1. Brief Description of Anti-Discrimination Laws
A number of EU-based laws are incorporated in Danish legislation to prevent anti-discrimination. The most important laws are the Danish Act on Non-discrimination and the Danish Act on Equal Treatment.
2. Extent of Protection
Danish legislation prohibits discrimination on various grounds such as gender, race, skin colour, religion or faith, political beliefs, sexual orientation, age, disability or national, social or ethnic origin. Generally, breach of any of the statutory provisions prohibiting discrimination leads to civil claims, although, in certain circumstances there may also be concurrent criminal liability.
The Act on Equal Treatment prohibits both direct and indirect discrimination on grounds of sex and marital status and its provisions apply equally to both men and women. This means that employers are statutorily obliged to treat men and women equally in terms of their recruitment, employment, training and career progression.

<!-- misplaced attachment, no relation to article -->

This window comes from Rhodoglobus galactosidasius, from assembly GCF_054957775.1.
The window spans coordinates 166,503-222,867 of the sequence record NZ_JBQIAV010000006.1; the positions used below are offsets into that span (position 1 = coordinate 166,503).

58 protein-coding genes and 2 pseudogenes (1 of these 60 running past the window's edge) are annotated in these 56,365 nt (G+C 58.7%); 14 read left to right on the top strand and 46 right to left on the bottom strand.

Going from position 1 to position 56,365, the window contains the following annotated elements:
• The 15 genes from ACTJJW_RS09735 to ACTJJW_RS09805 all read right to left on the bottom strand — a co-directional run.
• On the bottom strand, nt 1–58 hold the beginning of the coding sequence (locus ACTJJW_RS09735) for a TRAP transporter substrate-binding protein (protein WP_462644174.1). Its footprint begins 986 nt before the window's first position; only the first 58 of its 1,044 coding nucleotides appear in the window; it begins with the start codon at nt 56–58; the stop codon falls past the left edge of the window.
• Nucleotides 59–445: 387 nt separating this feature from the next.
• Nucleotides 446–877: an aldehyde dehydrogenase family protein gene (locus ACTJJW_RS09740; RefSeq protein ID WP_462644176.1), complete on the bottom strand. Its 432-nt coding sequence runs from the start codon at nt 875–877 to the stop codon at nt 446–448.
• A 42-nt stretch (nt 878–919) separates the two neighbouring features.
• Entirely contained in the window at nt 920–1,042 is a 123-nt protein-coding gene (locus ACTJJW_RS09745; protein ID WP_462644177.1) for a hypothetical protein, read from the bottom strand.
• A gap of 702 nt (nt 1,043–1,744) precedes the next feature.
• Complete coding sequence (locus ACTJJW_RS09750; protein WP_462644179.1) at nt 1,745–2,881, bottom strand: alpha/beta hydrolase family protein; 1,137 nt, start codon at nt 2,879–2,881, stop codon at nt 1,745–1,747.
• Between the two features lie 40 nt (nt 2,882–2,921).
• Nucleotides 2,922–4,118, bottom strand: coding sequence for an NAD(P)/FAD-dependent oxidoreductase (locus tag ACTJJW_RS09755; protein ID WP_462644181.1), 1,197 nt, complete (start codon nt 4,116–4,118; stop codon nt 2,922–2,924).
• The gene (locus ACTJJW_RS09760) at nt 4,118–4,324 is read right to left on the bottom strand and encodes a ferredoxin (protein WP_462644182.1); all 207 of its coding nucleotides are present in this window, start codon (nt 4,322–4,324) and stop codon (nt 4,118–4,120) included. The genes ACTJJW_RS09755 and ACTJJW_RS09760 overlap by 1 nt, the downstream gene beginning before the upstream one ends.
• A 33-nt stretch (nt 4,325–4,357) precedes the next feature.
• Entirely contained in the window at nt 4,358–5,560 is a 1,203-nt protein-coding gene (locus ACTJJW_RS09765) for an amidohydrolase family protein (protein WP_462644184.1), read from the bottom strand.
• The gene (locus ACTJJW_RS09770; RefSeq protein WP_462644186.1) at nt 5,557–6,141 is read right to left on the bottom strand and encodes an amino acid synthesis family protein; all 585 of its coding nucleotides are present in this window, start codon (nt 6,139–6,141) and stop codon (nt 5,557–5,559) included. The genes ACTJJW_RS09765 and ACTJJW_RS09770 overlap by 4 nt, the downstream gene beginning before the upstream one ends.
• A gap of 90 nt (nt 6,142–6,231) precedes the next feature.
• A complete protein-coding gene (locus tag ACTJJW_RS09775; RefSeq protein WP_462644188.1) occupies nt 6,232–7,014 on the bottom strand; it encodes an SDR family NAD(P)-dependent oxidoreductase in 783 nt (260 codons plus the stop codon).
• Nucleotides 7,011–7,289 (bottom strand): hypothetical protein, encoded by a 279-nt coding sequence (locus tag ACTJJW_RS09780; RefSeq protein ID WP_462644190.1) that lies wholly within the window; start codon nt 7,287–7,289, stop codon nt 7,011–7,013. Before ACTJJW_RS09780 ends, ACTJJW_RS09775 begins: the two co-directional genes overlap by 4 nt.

3. Employer’s Obligation to Provide Reasonable Accommodations
The rules of the Act on Non-discrimination establish that an employer must provide all reasonable efforts in order to accommodate the work of a disabled person within the organisation. The definition of “reasonable efforts” is dependent on the work and the specific employer’s business.
Complaints under the Non-discrimination Act and the Act on Equal Treatment can be lodged by the complainant with the Danish Board of Equal Treatment. An alternative is to bring it before the Danish courts. Typically, a dispute in this area will involve a claim for compensation to the employee, a claim for severance pay or, under certain circumstances, a claim from the employee to be reinstalled in his/her position with the employer.